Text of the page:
I’ve always loved pokemon, but I always found the tactics of the game to be kind of… flat. So, I’m making a simple proof-of concept game where you actually move your pokemon around the field, and the usage of techniques is much more nuanced.
For now though, I just have it drawing a couple pokemon to the screen – no battling yet! It’s running on my ISIS engine, and I plan on making this form the basis of the boarding action part of ISIS. You can see what I’ve got running here.
Welp, back to jamming!
March 10th, 2013
Lately, I’ve been pretty busy. Mainly I’ve been up to 3 things: my Pokemon Playthrough, some tweaks to my main website, and a major refactor of ISIS’ code base.
The Pokemon playthrough has been pretty neat. I’m starting with generation 1 (or at least a remake), and working my way through all generations in preparation for the release of X and Y versions in October. My friend has been strongly suggesting that I start blogging about my pokemon journey. I’ll get that started as soon as I can coax WordPress into running two blogs simultaneously. If you’re at all interested in this, I encourage you to check out the subreddit dedicated to it.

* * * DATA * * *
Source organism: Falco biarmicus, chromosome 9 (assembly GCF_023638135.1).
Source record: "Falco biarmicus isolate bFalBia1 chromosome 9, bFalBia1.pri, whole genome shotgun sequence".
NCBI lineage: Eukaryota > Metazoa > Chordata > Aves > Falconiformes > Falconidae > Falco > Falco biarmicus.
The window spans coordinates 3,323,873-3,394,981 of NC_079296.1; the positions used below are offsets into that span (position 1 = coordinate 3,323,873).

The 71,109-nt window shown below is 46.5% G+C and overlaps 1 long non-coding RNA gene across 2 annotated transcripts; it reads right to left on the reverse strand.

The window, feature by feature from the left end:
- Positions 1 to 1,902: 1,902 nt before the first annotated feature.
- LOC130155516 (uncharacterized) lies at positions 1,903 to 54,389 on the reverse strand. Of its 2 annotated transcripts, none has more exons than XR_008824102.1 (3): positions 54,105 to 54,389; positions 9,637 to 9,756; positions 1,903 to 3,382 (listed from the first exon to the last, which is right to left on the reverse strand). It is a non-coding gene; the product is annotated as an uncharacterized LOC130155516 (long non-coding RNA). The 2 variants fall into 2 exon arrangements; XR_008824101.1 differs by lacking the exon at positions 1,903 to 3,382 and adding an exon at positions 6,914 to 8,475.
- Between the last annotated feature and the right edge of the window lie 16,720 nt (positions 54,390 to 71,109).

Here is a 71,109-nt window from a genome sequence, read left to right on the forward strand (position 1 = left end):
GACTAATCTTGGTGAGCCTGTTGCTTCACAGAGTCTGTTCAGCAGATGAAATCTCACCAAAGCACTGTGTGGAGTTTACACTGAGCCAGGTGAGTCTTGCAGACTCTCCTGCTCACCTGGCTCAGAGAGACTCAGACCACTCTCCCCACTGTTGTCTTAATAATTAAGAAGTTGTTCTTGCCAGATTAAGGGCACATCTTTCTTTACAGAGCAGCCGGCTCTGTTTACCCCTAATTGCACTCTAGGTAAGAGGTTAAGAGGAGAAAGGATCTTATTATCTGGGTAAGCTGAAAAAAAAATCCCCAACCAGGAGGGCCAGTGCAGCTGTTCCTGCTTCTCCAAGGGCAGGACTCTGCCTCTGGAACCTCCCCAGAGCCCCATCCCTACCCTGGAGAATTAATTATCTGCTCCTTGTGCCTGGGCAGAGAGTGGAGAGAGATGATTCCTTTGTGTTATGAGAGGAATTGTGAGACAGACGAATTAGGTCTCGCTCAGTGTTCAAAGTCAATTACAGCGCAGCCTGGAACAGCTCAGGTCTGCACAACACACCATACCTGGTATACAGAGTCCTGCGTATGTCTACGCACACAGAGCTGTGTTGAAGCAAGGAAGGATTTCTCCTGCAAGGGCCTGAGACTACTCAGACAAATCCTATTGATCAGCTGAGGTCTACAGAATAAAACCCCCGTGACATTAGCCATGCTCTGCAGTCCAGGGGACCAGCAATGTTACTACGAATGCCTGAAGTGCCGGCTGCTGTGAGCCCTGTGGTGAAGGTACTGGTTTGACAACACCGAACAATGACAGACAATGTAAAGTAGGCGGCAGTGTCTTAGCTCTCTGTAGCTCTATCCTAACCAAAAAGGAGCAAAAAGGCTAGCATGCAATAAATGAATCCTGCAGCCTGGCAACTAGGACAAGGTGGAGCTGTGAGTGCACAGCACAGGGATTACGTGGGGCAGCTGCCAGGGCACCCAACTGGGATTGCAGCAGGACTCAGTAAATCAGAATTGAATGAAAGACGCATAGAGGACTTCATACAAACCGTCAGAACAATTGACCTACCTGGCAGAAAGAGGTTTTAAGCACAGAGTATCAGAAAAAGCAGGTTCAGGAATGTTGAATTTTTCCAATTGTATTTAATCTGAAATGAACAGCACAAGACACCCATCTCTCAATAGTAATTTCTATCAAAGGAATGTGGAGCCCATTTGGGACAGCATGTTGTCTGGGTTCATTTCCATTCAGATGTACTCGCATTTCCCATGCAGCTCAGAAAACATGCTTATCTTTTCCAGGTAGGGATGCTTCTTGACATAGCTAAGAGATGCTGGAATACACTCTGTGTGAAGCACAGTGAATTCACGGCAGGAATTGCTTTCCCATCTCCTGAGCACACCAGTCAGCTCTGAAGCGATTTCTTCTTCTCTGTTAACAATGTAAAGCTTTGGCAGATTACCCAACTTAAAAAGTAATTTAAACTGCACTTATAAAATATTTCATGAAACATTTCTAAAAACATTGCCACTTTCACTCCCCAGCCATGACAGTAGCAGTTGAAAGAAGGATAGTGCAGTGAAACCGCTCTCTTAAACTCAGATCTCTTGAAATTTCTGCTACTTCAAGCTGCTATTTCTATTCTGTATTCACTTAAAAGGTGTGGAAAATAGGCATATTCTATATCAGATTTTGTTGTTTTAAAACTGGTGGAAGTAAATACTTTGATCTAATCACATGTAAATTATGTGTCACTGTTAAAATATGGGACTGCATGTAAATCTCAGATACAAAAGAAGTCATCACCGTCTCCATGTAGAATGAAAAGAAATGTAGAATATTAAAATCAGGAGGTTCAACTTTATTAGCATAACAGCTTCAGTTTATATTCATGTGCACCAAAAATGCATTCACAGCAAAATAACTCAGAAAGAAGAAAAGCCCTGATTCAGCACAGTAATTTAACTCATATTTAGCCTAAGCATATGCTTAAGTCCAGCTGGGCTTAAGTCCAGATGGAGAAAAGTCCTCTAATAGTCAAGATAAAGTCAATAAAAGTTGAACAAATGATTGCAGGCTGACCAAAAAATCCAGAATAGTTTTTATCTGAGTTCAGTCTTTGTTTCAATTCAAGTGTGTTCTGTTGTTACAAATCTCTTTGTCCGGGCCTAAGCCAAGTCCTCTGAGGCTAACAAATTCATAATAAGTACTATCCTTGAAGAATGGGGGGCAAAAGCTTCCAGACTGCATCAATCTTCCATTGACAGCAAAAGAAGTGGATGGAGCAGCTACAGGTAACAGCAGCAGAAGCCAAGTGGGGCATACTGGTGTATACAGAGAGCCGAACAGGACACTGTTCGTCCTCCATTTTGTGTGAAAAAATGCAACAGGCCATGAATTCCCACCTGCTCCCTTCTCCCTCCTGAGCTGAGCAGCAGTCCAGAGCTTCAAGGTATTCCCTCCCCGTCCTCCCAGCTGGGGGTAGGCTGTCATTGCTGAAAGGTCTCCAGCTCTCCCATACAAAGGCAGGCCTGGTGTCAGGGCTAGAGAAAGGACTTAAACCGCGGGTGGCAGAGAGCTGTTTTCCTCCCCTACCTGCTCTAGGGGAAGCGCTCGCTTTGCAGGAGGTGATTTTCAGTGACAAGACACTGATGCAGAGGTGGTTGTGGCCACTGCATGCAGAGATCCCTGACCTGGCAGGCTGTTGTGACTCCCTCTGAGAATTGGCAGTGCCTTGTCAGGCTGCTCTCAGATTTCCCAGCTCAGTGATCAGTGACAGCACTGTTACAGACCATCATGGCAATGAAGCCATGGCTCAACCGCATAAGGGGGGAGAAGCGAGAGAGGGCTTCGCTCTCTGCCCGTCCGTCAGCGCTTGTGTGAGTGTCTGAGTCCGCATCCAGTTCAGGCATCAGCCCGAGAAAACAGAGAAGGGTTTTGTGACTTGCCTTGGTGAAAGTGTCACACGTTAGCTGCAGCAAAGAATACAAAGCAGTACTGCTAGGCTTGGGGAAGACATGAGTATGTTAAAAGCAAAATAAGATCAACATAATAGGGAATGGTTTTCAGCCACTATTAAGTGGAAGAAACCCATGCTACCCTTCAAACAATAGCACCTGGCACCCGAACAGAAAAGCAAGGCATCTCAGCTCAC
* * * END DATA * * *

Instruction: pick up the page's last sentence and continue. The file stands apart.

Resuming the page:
The second thing is some small changes I made to my website. I decided to work on my PHP skills a bit, and produced two changes: one visible, one not. The visible change is the short list of “fun facts” about me that appears under “Michael D. Hoyle, Level 24 Geek”. You will notice that it changes every time you load the page. I made a list of things to put there, and wrote a short script to grab a random list of them every time the page is requested. It always ends in a kind-of long one too, which I think is pretty cool. Originally, I wanted to do this in node.js, but I couldn’t find an easy way to make node.js and Apache play nice together. I need to keep Apache running so I can keep my PHP-based WordPress blog online. Eventually, I’d like to switch to a node.js-based blogging platform, or write my own, but I don’t want to spend the time on that right now.